Leaning less on the return of arcade racing and more on the new things we were trying to do, Distance started to stand out more. We released two new gameplay trailers which were also incredibly helpful in showing the elements of the game we were pushing, and it helped also get us something viral for people to easily share. Of course, our biggest mistake with these videos was that they took 5-6 days to make, complete with new music for each. We also had to schedule times to play with up to 6 others in multiplayer for the first trailer, which would take hours at a time for everyone. Instead we should have been planning these much farther ahead so that we would have enough time to plan their releases when coordinating with press.

In general content creation was slow for our team. If you’re planning to take on Kickstarter, I highly recommend assembling a strike team to work alongside you early on in the campaign. Managing comments, press, updates, content creation and other random things that come up continually buried us. It wasn’t until the end that we wised up enough to bring others into the fold.

We also worked with backers to continually modify and improve the Kickstarter campaign. For instance, our backers recommended reward tiers where they could get access to items like the backer-only vehicle at a lower price that only included one copy of the game. They suggested higher level digital-only tiers that granted Alpha access without needing to get a physical good, like our poster. Once we released these updates, a huge surge of backers would up their pledge, which was of course incredibly encouraging as we were reaching the end. We even listened to backers requesting guaranteed Linux support and split-screen, both of which we added and saw great success.

One gigantic push for the campaign (only a few days ago) was the purchase of one of our top rewards at $10,000, a complete arcade cabinet built exclusively for Distance. As seen in Jason’s 3D rendered mockup image, it has the classic arcade elements such as the steering wheel and pedals, but it also includes new features for car rotation, boost, and flight. We’re incredibly excited to build it and see it come to life. Once the thought of the reward crossed our minds, we spent hours researching the costs and efforts to build it. We saw it as the coolest reward yet that we’ve seen on Kickstarter, and we wanted to ensure that it wouldn’t bankrupt us. As it turns out the greatest cost for an arcade cabinet like this is the time to make it, and eventually the shipping. We’ll be borrowing access to a friend’s workshop to assemble the entire cabinet piece-by-piece.

Kickstarter has been a wild ride that I’m happy to have been a part of, if nothing else for the trial by fire learning experience. If someone were to ask ‘would you go through it again’ , part of me feels that there’s no way I would willfully endure the intense cycle of emotions that came through this campaign. Another part of me though realizes that our team has learned an incredible amount about Kickstarter at this point – the emotional struggle and general expectations – and at the end of the day the connection we have with our backers is incredibly powerful. We get to work with them to make the game of our dreams, with no middleman and nothing holding us back. For us, independence is huge, so it’s more than worth a try whether or not we to have hit the goal. Thanks to our backers, friends, family, and supporters who pushed us through so far, and we’ll see what happens in the final hours!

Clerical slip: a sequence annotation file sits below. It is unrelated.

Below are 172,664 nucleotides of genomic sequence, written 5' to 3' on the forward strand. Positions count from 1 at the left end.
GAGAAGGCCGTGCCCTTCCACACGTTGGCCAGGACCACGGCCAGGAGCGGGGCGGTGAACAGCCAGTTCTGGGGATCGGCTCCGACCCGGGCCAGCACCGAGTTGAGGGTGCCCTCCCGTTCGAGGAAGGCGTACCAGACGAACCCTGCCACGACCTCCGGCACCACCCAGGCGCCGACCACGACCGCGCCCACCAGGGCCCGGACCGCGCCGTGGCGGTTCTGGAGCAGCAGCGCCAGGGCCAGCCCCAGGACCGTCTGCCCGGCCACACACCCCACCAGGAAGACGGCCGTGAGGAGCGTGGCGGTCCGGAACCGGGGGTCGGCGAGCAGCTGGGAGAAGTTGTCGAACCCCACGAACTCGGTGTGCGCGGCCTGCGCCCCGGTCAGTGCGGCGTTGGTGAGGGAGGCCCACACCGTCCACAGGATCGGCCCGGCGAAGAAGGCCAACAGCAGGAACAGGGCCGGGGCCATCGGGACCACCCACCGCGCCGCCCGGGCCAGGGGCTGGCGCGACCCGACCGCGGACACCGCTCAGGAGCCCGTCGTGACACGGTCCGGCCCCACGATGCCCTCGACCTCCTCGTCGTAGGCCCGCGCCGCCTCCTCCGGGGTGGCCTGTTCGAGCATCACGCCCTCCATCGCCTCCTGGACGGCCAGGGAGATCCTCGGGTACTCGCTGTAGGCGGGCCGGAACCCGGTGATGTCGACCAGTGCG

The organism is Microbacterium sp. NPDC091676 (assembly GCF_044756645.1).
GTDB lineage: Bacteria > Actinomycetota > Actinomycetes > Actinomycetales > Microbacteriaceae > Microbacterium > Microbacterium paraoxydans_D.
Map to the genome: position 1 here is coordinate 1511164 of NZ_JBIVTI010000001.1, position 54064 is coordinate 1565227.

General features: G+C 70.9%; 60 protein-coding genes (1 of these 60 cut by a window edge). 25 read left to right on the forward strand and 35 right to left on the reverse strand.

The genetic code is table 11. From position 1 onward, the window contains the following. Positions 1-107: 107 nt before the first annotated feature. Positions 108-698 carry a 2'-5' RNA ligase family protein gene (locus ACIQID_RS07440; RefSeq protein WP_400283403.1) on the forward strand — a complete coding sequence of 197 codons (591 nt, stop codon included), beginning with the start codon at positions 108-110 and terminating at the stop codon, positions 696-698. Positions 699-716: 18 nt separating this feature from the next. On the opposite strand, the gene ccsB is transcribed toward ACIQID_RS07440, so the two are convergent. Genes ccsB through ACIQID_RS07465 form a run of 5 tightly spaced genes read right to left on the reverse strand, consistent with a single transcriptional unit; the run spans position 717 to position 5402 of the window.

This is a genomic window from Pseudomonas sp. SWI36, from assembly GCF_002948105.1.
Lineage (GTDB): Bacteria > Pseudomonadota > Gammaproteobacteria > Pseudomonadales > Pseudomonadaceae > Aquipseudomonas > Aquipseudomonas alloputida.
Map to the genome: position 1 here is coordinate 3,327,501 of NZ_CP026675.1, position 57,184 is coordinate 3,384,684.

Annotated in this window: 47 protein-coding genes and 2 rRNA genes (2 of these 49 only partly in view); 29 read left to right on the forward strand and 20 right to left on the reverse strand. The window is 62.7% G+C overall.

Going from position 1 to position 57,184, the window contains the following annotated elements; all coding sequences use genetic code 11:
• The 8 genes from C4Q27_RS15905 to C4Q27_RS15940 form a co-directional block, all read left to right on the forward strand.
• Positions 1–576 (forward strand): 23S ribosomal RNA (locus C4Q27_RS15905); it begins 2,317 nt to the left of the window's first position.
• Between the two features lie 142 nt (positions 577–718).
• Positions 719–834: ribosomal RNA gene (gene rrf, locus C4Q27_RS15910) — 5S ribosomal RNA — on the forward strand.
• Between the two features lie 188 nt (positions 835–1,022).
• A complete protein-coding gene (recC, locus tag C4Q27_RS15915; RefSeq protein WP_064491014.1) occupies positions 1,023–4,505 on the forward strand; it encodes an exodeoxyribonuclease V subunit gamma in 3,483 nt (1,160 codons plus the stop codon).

GTA V: Why Now Is The Right Time For Rockstar

Some were surprised when Rockstar announced its intentions to launch Grand Theft Auto V on the PS3 and Xbox 360 rather than the inevitable successor consoles. According to Rockstar’s vice president of creative Sam Houser, development of GTA IV was tumultuous and that the refining of development over time for this current crop of consoles will make GTA V better.

“Rockstar is a content company, not a hardware company,” said Houser to Famitsu. “We use the technology we have to create content, and we try not to let ourselves get beholden to the hardware.”

“The fact that hardware’s so mature right now is exactly why we’re able to go on to the next level. GTA IV was our first attempt at a new platform and HD visuals, so the first part of development was seriously difficult,” he explained. “Now we know what the hardware’s capable of, so it’s become a lot easier to move things along and a lot more fun, too. GTA: San Andreas came out at the peak of the PlayStation 2’s cycle, and we put out a really good game thanks to that. All the best games for a console come out at the end of the lifecycle, right So now’s the best timing of all.”

Source: Polygon

Kixeye Strikes Back Against Zynga In Counterclaim

Kixeye has filled a counterclaim against Zynga, claiming the company violated California’s fair competition laws. The suit is a response against Zynga’s fillings against Alan Patmore, a former Zynga executive accused of stealing company secrets.

Kixeye, which was included in Zynga’s original suit, says that Zynga intended to grant itself a competitive advantage by intimidating its employees from leaving for Kixeye. Additionally, Kixeye claims that Zynga wanted to gain information from Kixeye and bog them down in litigation while they pursue mid-core market Kixeye has flourished in.

Kixeye is seeking injunctive relief prohibiting Zynga from interfering with the company’s employment rights, restitution and/or disgorgement, plus attorneys’ fees and costs, among other things.

“We believe Zynga is manipulating the legal process and fabricating claims against Kixeye to access our trade secrets,” said Kixeye CEO Will Harbin. “Their illustrious history of using their legal department to exploit and slander competitors that they can’t otherwise out-perform is well documented. We will not stand for it.”

“We will fight to our last breath to keep this predatory company from accessing our confidential information and best practices. We intend to defend ourselves from Zynga’s legal bullying for as long as it takes to reveal the truth – that Kixeye played no part in this,” added Harbin. “As we have stated previously, we have zero interest in Zynga’s IP or ‘trade secrets.’ Our games are categorically different from theirs in almost every way. Claiming that their failed business practices could inform ours further establishes their complete lack of understanding of the gaming business.”